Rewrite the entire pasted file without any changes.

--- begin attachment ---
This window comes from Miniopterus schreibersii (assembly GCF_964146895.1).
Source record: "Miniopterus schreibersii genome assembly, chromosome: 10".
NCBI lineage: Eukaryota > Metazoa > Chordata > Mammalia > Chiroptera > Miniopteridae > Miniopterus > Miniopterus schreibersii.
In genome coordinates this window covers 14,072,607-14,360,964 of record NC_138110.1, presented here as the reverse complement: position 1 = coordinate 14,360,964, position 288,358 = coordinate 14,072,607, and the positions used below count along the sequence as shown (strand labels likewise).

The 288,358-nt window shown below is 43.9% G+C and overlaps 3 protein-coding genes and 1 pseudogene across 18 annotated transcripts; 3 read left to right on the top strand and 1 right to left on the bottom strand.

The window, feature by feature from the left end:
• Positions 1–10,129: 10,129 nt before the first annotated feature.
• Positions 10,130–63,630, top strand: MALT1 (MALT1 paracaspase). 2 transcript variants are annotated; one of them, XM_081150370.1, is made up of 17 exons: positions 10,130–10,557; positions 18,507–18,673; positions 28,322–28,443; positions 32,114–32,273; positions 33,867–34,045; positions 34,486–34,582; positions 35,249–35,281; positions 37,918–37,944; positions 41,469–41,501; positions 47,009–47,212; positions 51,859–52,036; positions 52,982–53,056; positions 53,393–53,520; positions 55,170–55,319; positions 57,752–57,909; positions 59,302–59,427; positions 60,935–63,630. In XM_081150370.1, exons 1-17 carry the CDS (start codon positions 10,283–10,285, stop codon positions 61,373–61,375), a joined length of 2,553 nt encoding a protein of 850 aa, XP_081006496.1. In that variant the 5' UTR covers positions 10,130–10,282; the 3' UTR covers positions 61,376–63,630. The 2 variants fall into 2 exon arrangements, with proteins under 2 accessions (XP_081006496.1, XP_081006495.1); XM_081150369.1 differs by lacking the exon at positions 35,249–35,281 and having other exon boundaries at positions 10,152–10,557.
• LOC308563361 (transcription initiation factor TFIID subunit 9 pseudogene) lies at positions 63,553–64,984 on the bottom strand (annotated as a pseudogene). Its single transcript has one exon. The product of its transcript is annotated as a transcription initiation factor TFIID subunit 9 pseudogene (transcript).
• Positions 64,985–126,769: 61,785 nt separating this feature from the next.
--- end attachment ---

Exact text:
This window comes from Miniopterus schreibersii (assembly GCF_964146895.1).
Source record: "Miniopterus schreibersii genome assembly, chromosome: 10".
NCBI lineage: Eukaryota > Metazoa > Chordata > Mammalia > Chiroptera > Miniopteridae > Miniopterus > Miniopterus schreibersii.
In genome coordinates this window covers 14,072,607-14,360,964 of record NC_138110.1, presented here as the reverse complement: position 1 = coordinate 14,360,964, position 288,358 = coordinate 14,072,607, and the positions used below count along the sequence as shown (strand labels likewise).

The 288,358-nt window shown below is 43.9% G+C and overlaps 3 protein-coding genes and 1 pseudogene across 18 annotated transcripts; 3 read left to right on the top strand and 1 right to left on the bottom strand.

The window, feature by feature from the left end:
• Positions 1–10,129: 10,129 nt before the first annotated feature.
• Positions 10,130–63,630, top strand: MALT1 (MALT1 paracaspase). 2 transcript variants are annotated; one of them, XM_081150370.1, is made up of 17 exons: positions 10,130–10,557; positions 18,507–18,673; positions 28,322–28,443; positions 32,114–32,273; positions 33,867–34,045; positions 34,486–34,582; positions 35,249–35,281; positions 37,918–37,944; positions 41,469–41,501; positions 47,009–47,212; positions 51,859–52,036; positions 52,982–53,056; positions 53,393–53,520; positions 55,170–55,319; positions 57,752–57,909; positions 59,302–59,427; positions 60,935–63,630. In XM_081150370.1, exons 1-17 carry the CDS (start codon positions 10,283–10,285, stop codon positions 61,373–61,375), a joined length of 2,553 nt encoding a protein of 850 aa, XP_081006496.1. In that variant the 5' UTR covers positions 10,130–10,282; the 3' UTR covers positions 61,376–63,630. The 2 variants fall into 2 exon arrangements, with proteins under 2 accessions (XP_081006496.1, XP_081006495.1); XM_081150369.1 differs by lacking the exon at positions 35,249–35,281 and having other exon boundaries at positions 10,152–10,557.
• LOC308563361 (transcription initiation factor TFIID subunit 9 pseudogene) lies at positions 63,553–64,984 on the bottom strand (annotated as a pseudogene). Its single transcript has one exon. The product of its transcript is annotated as a transcription initiation factor TFIID subunit 9 pseudogene (transcript).
• Positions 64,985–126,769: 61,785 nt separating this feature from the next.